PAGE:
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Managing Climate Anxiety through High School Bike Clubs

a teenage boy with a model of the earth on his shoulders, weighing him down

Climate Anxiety is a concern amongst children and teens. So, when invited to visit two Vancouver high school bike clubs, I was curious to find out how some young cyclists felt about climate change.

At the start of the meeting, the host teacher handed out a brief, anonymous paper questionnaire that I had provided.

To later compare with other colleagues, I used terminology from existing resources to ask about motivation, feelings about climate change, and possible actions.

By asking children and teenagers direct questions about Climate Anxiety, we acknowledge that these feelings exist - as is recommended by the Australian Psychological Society in ReachOut’s resource for parents How to support a teenager who experiences climate anxiety. The article goes on to quote Dr Patrick Kennedy-Williams, a clinical psychologist from Oxford University; “the best way to help with climate anxiety is to regain a sense of control by taking action”. And by ‘action’, my aim was to help expand these recreational bike clubs into include advocacy - then investigate how any successes of ‘more students cycling to school’ might alter feelings about climate anxiety.

My involvement represents a change in direction for the bike clubs. As an advocate for sustainable transportation, I would return - if the students wanted me to - to help them become a cohesive team to encourage more walking and cycling to their school.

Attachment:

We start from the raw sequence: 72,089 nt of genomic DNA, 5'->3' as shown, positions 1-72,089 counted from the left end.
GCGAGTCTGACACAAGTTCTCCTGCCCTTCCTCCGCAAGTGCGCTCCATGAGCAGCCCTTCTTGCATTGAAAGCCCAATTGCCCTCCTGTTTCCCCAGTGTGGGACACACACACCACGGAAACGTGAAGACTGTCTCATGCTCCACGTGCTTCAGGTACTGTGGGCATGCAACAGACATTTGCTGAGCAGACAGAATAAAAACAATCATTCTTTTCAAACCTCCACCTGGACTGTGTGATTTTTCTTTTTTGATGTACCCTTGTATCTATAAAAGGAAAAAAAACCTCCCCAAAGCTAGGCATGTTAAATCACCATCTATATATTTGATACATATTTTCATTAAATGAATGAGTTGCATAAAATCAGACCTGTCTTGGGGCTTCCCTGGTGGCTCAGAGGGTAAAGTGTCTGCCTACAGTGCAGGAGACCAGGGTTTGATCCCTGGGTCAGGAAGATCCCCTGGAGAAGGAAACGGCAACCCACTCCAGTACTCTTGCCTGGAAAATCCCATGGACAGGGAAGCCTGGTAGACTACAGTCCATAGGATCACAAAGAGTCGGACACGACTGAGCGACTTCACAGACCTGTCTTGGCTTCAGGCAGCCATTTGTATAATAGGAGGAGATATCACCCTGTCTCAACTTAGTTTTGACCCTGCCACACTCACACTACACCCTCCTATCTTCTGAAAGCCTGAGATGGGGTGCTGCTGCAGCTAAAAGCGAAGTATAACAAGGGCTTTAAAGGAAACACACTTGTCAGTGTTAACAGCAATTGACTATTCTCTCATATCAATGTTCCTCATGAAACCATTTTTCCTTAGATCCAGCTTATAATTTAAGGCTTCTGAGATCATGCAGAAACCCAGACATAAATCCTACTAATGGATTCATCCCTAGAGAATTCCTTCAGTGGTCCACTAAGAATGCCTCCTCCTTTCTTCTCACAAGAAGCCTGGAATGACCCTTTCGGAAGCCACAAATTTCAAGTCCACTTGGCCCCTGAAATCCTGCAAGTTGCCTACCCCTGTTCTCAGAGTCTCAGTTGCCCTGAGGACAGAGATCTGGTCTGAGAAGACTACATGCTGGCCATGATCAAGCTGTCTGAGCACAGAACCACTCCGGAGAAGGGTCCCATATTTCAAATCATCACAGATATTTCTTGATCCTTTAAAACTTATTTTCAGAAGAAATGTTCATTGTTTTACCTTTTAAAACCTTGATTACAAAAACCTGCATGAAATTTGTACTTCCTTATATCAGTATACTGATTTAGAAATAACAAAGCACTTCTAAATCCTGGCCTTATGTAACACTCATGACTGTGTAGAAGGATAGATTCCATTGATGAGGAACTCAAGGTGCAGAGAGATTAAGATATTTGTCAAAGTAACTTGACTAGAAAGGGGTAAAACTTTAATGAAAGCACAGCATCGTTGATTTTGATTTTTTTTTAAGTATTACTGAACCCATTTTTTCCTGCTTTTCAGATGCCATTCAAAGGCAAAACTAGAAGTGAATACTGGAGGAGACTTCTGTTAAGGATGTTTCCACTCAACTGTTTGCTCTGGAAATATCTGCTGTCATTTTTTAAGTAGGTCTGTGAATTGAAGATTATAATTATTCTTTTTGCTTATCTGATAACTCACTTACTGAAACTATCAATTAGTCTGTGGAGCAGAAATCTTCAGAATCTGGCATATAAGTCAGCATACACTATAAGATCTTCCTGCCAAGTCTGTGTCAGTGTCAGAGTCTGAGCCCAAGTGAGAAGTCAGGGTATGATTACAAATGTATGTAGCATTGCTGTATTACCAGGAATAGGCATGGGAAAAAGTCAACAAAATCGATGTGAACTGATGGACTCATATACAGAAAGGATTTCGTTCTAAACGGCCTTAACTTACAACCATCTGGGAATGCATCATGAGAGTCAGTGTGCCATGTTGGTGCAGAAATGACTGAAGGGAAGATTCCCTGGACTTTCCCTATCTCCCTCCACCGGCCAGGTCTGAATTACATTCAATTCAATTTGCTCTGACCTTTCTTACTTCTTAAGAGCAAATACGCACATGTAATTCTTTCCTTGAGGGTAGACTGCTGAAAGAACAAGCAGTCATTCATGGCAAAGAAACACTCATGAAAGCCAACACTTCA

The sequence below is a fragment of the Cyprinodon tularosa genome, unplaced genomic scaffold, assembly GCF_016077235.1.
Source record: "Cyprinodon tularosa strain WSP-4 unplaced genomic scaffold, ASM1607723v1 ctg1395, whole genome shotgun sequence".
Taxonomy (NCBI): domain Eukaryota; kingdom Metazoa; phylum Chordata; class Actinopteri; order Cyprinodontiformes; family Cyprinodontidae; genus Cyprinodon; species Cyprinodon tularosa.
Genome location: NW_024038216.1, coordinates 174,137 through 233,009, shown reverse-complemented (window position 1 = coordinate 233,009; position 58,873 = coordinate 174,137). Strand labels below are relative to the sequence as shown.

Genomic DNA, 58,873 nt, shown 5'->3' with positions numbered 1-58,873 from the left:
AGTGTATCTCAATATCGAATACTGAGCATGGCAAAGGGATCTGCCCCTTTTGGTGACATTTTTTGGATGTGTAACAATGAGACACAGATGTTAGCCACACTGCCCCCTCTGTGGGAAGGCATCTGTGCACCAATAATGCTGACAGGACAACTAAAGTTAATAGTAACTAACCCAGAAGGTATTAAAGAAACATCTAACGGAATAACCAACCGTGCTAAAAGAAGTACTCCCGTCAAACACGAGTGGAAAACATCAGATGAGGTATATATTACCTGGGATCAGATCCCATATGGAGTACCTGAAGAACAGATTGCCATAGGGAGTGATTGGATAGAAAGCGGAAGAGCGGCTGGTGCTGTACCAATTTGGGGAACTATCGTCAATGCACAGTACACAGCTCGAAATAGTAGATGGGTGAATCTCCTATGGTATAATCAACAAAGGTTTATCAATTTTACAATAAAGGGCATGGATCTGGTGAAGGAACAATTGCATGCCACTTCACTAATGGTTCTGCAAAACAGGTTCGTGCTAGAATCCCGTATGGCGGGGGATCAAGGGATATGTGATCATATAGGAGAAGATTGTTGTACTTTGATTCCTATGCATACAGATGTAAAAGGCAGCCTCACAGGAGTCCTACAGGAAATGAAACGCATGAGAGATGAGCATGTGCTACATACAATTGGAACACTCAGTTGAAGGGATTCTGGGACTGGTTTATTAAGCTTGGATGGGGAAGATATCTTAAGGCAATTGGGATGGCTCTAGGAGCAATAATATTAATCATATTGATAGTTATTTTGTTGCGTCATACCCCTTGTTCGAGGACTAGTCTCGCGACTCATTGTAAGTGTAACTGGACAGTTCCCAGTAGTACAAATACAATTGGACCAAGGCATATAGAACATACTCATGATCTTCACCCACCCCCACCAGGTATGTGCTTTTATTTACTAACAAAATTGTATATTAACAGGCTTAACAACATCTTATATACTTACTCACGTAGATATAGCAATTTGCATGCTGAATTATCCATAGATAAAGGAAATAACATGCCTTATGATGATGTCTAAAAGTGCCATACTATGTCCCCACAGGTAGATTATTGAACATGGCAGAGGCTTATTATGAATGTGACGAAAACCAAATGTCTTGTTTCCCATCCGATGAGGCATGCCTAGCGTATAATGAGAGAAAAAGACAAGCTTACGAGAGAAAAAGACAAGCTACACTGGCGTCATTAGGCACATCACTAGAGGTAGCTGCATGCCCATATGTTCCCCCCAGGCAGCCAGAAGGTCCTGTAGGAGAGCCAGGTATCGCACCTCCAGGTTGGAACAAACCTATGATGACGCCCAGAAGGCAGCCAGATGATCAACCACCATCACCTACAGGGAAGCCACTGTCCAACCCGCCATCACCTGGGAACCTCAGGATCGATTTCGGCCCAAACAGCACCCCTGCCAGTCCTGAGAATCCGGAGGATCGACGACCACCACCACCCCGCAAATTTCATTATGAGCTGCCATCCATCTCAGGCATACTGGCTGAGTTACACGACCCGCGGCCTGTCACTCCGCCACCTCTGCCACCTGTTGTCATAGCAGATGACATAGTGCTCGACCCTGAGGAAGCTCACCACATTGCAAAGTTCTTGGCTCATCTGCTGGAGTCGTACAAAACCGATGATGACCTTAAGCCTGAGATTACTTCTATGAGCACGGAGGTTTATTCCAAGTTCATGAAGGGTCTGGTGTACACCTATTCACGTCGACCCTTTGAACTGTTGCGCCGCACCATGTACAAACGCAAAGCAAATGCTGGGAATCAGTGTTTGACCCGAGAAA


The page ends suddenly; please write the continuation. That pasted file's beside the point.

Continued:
Asking about feelings about Climate Change

The first question asked about fear, sadness, anger, positivity - the four emotions at the core of the Climate Mental Health Networks climate emotion wheel.

pie chart showing responses to the feeling that climate change inspires

Q: “Which one of the following four feelings most closely describes emotions that you might sometimes feel about climate change?”. 

Eighty percent of the responses (20 out of 25) listed either sadness or fear as how they might sometimes feel about climate change. Not surprisingly, only one of 25 listed positivity: which caused me to wonder how might anyone have feelings of positivity in such a scenario?

As it turns out, positivity is the very attribute that can result from the spirit of engagement and camaraderie when working together on solutions - as is explained by Finnish professor Panu Pihkala in an interview with the Climate Mental Health Network. Camaraderie is certainly the result of teamwork and collaboration with a small group of student leaders.

“Positivity is the very attribute that can result from the spirit of engagement and camaraderie.” Panu Pihkala 

The next three questions were based on journalling prompts by Eliya-Quaye Constance’s Creative Therapies for Climate Emotions. I chose three of the 12 prompts and posed them as questions.

Q: How many people can you talk to -openly- about your emotions about climate change? (0, 1, 2, 3+) 

Happily, the most students listed 2 or 3+ people they could talk to. with about their climate change emotions. (No one listed zero.)

Q: What’s one self-care idea you can use when struggling with emotions about climate change?

A few common themes showed themselves here; listening to music, breathe/stay calm, and most commonly - think of other things. 

Q: What might your emotions about climate change be trying to tell you?

This yielded a remarkable set of extremes - including: